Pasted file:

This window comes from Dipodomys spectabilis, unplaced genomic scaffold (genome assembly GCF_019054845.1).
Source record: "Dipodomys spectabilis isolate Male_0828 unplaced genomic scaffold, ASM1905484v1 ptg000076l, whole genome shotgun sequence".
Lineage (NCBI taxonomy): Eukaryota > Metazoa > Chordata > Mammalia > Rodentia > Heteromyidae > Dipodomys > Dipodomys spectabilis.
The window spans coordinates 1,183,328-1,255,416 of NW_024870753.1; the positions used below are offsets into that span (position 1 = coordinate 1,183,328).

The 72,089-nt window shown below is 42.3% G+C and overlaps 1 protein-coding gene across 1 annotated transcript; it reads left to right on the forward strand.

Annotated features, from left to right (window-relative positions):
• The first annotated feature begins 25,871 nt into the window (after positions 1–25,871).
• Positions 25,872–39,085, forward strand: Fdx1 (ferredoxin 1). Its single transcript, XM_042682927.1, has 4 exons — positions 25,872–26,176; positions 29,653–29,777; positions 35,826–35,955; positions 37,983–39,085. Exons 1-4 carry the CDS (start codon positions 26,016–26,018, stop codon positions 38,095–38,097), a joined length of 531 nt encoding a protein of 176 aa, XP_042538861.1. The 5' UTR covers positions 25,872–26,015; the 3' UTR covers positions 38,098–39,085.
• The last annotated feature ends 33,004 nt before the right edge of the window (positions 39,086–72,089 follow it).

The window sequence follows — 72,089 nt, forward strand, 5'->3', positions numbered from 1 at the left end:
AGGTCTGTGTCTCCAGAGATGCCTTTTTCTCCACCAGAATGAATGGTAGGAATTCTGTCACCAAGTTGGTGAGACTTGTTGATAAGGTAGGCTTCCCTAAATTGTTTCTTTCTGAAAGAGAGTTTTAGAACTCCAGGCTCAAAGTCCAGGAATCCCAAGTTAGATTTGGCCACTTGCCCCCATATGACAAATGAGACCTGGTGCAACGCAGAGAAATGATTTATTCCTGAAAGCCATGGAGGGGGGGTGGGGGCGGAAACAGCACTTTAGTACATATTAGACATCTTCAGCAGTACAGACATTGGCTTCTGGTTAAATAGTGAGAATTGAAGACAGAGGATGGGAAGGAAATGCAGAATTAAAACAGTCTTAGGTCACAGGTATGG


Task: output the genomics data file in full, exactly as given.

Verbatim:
This window comes from Dipodomys spectabilis, unplaced genomic scaffold (genome assembly GCF_019054845.1).
Source record: "Dipodomys spectabilis isolate Male_0828 unplaced genomic scaffold, ASM1905484v1 ptg000076l, whole genome shotgun sequence".
Lineage (NCBI taxonomy): Eukaryota > Metazoa > Chordata > Mammalia > Rodentia > Heteromyidae > Dipodomys > Dipodomys spectabilis.
The window spans coordinates 1,183,328-1,255,416 of NW_024870753.1; the positions used below are offsets into that span (position 1 = coordinate 1,183,328).

The 72,089-nt window shown below is 42.3% G+C and overlaps 1 protein-coding gene across 1 annotated transcript; it reads left to right on the forward strand.

Annotated features, from left to right (window-relative positions):
• The first annotated feature begins 25,871 nt into the window (after positions 1–25,871).
• Positions 25,872–39,085, forward strand: Fdx1 (ferredoxin 1). Its single transcript, XM_042682927.1, has 4 exons — positions 25,872–26,176; positions 29,653–29,777; positions 35,826–35,955; positions 37,983–39,085. Exons 1-4 carry the CDS (start codon positions 26,016–26,018, stop codon positions 38,095–38,097), a joined length of 531 nt encoding a protein of 176 aa, XP_042538861.1. The 5' UTR covers positions 25,872–26,015; the 3' UTR covers positions 38,098–39,085.
• The last annotated feature ends 33,004 nt before the right edge of the window (positions 39,086–72,089 follow it).

The window sequence follows — 72,089 nt, forward strand, 5'->3', positions numbered from 1 at the left end:
AGGTCTGTGTCTCCAGAGATGCCTTTTTCTCCACCAGAATGAATGGTAGGAATTCTGTCACCAAGTTGGTGAGACTTGTTGATAAGGTAGGCTTCCCTAAATTGTTTCTTTCTGAAAGAGAGTTTTAGAACTCCAGGCTCAAAGTCCAGGAATCCCAAGTTAGATTTGGCCACTTGCCCCCATATGACAAATGAGACCTGGTGCAACGCAGAGAAATGATTTATTCCTGAAAGCCATGGAGGGGGGGTGGGGGCGGAAACAGCACTTTAGTACATATTAGACATCTTCAGCAGTACAGACATTGGCTTCTGGTTAAATAGTGAGAATTGAAGACAGAGGATGGGAAGGAAATGCAGAATTAAAACAGTCTTAGGTCACAGGTATGG